Therefore the object of the invention is to provide new oligonucleotides and polynucleotides which are resistant to attack by nucleases and which bind to a complementary nucleotide strand with improved specificity.
In the surprising finding of the invention this object can be achieved by substituting the 2' position with an alkyloxy group having at least two carbon atoms.
The invention therefore concerns nucleopolymers based on 2'-O-alkylnucleotides having the general formula II ##STR2## in which B represents an arbitrary derivative known to one skilled in the art of any nucleoside base and in particular an adenine-9-yl (A), a cytosine-1-yl (C), a guanine-9-yl (G), a uracil-1-yl (U), a hypoxanthine-9-yl (I) or a thymine-1-yl group (T). Of the adenine derivatives the 2-aminoadenine-9-yl residue is preferred. It is expedient that one or several of the nucleoside bases carry a substituent L which facilitates attachment to particular parts of the cell or to enzymes or also to suitable chromatographic material. Such affinity substituents are known to one skilled in the art.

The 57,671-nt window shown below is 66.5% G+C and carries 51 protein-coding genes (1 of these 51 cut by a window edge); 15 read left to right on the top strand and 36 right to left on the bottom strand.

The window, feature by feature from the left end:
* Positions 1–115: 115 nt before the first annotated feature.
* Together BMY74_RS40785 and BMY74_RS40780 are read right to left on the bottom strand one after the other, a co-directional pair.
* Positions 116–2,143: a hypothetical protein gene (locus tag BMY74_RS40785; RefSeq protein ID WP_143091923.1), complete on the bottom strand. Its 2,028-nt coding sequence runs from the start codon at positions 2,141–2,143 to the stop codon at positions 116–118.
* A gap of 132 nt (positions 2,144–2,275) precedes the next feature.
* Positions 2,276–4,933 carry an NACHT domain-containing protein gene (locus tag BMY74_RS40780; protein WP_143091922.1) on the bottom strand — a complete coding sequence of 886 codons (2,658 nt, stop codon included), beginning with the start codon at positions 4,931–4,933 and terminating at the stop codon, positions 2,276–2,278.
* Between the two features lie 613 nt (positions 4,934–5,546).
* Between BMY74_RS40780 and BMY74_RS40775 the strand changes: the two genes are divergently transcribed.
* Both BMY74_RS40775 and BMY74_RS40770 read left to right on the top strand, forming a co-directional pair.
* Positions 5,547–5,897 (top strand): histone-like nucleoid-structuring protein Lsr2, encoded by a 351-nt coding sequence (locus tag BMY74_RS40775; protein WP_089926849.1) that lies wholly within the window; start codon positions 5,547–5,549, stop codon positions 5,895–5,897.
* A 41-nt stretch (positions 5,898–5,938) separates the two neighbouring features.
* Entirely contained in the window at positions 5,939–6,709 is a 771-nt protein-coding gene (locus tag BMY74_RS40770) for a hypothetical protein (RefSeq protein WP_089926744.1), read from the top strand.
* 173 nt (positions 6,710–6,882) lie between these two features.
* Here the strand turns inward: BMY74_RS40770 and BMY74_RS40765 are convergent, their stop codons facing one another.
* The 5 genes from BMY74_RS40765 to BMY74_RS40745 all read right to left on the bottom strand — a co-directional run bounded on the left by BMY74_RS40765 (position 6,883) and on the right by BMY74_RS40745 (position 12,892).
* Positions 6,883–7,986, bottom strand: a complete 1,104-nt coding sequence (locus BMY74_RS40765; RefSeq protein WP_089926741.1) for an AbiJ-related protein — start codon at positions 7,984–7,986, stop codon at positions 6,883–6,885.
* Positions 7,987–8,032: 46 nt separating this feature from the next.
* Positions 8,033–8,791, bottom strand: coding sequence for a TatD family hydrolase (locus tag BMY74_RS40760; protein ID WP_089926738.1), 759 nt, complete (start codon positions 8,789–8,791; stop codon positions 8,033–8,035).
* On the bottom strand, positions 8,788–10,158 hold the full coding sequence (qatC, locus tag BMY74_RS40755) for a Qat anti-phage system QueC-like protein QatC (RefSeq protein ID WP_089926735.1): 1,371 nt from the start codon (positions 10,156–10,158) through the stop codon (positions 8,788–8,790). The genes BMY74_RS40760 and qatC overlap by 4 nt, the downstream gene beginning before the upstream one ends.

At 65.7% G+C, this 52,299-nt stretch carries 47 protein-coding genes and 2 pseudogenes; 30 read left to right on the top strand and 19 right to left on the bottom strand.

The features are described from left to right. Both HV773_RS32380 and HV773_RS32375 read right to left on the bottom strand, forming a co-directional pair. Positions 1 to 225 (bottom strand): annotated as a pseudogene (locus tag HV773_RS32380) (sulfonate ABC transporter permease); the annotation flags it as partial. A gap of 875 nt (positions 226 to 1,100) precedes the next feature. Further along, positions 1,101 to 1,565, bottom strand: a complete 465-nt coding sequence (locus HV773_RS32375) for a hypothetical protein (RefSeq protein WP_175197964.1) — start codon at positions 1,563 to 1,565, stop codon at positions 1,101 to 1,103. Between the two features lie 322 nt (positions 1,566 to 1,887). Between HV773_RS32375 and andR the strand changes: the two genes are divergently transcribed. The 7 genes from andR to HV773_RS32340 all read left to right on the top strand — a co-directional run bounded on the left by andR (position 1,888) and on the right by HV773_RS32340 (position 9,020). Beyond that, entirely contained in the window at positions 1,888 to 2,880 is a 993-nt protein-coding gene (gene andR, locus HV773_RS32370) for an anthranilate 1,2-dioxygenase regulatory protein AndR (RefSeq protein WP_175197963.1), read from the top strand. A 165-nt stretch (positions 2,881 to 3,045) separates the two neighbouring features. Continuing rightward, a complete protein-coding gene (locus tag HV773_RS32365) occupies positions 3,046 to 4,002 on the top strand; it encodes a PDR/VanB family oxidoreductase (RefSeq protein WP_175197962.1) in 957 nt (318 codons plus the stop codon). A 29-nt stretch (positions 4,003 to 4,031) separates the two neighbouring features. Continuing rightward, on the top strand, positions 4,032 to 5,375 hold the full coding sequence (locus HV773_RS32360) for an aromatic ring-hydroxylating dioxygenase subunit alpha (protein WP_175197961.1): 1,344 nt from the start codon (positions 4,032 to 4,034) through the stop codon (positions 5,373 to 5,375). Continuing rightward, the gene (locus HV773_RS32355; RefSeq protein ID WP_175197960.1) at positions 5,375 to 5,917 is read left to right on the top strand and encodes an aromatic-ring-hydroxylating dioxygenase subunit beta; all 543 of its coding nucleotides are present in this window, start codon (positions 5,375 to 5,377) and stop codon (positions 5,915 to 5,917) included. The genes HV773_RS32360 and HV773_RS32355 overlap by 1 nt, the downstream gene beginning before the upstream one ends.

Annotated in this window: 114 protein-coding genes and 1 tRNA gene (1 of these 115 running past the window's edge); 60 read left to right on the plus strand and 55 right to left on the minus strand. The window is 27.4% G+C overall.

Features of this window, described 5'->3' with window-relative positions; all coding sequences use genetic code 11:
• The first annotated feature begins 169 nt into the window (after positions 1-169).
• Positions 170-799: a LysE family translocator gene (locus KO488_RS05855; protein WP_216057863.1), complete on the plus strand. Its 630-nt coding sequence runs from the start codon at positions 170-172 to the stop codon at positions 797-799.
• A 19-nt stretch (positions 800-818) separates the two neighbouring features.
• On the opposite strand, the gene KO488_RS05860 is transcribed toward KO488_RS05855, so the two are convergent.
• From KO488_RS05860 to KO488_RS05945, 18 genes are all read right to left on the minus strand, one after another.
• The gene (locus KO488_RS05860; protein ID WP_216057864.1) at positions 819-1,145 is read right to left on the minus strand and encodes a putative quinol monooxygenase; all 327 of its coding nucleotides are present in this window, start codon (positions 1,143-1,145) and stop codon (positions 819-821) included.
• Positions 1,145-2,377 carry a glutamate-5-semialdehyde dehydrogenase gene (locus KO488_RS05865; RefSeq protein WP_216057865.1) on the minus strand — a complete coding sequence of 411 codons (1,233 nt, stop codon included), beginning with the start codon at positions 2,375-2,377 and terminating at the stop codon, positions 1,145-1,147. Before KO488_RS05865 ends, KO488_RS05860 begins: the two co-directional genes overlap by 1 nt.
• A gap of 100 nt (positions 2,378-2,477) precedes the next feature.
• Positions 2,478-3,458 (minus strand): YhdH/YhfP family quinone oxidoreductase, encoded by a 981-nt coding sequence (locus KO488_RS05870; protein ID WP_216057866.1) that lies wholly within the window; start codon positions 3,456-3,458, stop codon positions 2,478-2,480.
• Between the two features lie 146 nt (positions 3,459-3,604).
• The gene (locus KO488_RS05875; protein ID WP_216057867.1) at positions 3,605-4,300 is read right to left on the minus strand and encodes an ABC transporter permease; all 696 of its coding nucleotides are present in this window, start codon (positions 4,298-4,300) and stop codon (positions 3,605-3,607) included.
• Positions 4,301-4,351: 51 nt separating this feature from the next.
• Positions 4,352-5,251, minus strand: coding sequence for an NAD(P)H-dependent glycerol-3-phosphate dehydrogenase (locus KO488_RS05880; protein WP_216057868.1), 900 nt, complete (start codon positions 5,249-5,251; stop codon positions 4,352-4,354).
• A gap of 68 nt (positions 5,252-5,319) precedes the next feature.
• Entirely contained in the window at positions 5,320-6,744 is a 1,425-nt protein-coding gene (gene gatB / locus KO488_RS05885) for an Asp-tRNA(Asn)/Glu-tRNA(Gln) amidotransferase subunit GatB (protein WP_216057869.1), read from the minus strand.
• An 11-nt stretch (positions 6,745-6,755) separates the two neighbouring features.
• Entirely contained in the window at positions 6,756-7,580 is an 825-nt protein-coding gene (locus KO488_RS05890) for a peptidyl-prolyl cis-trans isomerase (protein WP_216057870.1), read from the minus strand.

A denotes an O atom or a CH2 group,
X or Z represent an O atom, a S atom, a NH or CH2 group and can be the same or different,
V and W represent an O, S or Se atom or represent an --OH, --SH, --NH2, alkyl or alkyloxy group. Preferred alkyl and alkyloxy groups have 1 to 4 carbon atoms and are in particular --CH3, C2 H5 and/or OCH3 or OC2 H5. In a monomer unit in the oligonucleotides and polynucleotide according to the present invention V and W can be the same or different.